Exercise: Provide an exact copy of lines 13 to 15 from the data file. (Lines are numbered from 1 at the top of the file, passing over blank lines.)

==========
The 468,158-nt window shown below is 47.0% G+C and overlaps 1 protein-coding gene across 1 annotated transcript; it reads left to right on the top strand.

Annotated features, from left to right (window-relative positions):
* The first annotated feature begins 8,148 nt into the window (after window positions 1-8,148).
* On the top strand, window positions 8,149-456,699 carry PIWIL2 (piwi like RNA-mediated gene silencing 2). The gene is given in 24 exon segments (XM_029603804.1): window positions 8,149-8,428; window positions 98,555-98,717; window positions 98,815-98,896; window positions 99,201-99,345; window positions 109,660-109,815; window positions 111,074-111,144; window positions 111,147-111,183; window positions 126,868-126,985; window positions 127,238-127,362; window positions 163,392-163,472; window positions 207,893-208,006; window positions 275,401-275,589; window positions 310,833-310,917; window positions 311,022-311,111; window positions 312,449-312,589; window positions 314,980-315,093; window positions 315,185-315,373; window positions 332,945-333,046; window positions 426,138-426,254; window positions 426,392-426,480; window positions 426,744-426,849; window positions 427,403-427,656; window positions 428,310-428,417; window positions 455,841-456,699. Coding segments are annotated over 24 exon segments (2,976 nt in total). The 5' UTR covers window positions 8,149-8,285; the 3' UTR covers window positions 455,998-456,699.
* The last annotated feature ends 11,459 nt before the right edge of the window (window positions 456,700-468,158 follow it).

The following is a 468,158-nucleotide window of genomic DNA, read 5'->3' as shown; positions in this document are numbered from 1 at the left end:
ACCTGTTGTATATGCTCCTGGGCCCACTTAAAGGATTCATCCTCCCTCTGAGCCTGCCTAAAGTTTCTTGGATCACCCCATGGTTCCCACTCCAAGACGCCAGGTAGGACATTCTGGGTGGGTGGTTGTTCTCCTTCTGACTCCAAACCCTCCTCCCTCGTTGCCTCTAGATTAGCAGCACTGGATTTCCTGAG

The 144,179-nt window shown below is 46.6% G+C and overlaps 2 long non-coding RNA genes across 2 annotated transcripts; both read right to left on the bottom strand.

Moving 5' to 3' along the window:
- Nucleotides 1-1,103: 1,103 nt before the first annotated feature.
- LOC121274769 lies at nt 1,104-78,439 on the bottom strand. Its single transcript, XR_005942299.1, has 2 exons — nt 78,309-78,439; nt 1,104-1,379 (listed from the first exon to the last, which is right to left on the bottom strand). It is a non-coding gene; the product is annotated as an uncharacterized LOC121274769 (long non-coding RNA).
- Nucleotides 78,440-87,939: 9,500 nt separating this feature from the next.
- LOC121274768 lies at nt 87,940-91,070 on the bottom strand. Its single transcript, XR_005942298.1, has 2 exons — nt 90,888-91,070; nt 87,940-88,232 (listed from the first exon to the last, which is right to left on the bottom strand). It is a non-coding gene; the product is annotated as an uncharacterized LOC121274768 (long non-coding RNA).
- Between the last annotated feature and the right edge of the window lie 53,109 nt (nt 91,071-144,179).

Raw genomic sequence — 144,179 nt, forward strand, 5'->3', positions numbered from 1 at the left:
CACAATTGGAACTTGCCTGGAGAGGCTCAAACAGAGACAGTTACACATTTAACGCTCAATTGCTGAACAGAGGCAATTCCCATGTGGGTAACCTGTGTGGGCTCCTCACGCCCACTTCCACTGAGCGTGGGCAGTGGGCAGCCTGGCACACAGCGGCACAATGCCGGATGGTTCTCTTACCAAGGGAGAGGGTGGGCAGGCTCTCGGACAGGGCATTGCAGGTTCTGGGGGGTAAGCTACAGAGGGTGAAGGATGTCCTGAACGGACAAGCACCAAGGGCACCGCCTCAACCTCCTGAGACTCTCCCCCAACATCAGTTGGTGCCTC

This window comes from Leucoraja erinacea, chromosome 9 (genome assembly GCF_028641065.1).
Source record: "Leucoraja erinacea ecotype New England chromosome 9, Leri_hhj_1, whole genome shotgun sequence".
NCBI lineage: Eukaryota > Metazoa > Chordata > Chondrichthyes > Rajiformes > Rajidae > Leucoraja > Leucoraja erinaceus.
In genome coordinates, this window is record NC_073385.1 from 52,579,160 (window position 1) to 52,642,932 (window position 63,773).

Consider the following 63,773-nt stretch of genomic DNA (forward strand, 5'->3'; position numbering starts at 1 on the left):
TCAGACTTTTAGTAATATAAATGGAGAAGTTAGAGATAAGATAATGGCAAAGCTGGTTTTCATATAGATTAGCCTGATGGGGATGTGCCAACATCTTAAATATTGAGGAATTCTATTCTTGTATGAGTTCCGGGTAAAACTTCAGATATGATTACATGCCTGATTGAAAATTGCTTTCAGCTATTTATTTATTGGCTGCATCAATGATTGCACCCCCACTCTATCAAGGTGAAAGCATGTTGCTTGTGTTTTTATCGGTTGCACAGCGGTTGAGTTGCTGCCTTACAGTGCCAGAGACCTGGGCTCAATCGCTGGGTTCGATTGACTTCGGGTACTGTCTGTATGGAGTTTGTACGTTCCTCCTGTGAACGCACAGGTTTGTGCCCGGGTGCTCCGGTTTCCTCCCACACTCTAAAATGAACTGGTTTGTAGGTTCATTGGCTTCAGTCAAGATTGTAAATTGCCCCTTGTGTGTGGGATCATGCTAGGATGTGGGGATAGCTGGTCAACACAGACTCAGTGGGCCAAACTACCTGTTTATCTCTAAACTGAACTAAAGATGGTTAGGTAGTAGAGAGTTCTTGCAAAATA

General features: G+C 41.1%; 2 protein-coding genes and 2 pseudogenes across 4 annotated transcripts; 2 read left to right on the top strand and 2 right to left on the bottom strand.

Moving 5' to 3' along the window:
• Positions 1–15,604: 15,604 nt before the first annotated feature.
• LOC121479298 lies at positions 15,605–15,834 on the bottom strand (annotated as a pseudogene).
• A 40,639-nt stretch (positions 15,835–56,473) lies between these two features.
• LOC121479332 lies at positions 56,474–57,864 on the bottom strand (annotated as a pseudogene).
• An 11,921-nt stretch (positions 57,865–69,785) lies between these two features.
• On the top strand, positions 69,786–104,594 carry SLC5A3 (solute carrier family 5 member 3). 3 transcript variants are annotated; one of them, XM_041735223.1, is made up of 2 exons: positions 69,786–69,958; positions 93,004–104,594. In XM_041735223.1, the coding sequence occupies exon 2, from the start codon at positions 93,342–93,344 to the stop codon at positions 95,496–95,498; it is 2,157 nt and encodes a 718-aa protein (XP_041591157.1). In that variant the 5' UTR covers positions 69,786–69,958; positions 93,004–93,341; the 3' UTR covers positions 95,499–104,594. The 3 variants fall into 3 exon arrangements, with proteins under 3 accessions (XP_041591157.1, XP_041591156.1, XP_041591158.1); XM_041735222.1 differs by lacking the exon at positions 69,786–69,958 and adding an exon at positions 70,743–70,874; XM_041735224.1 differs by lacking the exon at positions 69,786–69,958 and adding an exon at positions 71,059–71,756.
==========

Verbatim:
- LOC121274768 lies at nt 87,940-91,070 on the bottom strand. Its single transcript, XR_005942298.1, has 2 exons — nt 90,888-91,070; nt 87,940-88,232 (listed from the first exon to the last, which is right to left on the bottom strand). It is a non-coding gene; the product is annotated as an uncharacterized LOC121274768 (long non-coding RNA).
- Between the last annotated feature and the right edge of the window lie 53,109 nt (nt 91,071-144,179).

Raw genomic sequence — 144,179 nt, forward strand, 5'->3', positions numbered from 1 at the left: